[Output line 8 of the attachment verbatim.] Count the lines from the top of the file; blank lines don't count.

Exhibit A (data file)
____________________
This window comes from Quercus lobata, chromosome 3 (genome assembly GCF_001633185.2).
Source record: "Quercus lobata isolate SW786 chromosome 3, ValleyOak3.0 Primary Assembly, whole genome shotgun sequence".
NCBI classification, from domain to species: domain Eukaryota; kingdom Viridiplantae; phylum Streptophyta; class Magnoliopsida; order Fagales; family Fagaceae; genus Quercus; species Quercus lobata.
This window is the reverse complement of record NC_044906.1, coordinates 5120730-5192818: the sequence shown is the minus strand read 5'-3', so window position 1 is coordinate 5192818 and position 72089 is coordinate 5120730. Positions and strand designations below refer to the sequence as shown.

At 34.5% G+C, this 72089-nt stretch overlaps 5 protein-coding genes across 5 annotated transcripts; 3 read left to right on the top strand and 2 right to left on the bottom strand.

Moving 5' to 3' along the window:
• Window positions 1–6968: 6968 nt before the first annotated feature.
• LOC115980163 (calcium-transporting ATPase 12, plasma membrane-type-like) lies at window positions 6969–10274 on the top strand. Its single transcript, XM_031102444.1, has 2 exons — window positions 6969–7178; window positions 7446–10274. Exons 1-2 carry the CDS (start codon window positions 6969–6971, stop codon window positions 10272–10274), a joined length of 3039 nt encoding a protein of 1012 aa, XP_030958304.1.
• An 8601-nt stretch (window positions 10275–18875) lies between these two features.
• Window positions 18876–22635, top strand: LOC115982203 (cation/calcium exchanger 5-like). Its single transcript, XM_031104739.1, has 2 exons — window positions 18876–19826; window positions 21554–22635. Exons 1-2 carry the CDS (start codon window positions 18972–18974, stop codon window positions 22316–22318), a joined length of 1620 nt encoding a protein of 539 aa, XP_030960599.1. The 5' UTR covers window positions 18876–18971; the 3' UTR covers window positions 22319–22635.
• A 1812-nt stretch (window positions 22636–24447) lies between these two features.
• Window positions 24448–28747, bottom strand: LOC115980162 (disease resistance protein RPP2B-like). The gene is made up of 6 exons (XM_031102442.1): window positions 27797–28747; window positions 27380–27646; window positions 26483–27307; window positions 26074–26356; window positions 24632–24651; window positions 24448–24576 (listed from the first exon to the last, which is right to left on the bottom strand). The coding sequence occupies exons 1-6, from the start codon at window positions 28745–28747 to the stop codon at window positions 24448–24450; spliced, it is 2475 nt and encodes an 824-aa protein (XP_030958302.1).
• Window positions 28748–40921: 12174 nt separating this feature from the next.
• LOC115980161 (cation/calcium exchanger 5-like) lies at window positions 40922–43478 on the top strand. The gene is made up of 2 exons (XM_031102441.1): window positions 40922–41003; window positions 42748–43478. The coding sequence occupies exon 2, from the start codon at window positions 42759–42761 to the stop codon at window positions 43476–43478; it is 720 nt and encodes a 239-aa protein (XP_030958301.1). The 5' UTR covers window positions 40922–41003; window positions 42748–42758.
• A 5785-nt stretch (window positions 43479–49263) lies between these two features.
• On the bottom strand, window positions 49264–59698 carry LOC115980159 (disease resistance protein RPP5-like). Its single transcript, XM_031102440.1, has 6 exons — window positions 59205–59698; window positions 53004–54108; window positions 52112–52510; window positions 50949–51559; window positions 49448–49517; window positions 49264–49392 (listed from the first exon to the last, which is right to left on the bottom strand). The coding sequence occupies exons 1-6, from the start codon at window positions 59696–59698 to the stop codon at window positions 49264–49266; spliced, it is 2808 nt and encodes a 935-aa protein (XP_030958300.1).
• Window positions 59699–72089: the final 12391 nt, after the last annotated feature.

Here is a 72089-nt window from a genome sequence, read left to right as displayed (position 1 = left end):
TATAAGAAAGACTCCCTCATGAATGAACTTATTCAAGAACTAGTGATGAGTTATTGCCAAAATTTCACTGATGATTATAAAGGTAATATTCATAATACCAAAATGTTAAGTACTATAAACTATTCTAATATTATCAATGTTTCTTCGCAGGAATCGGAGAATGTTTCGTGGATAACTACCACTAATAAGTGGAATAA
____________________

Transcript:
• LOC115980163 (calcium-transporting ATPase 12, plasma membrane-type-like) lies at window positions 6969–10274 on the top strand. Its single transcript, XM_031102444.1, has 2 exons — window positions 6969–7178; window positions 7446–10274. Exons 1-2 carry the CDS (start codon window positions 6969–6971, stop codon window positions 10272–10274), a joined length of 3039 nt encoding a protein of 1012 aa, XP_030958304.1.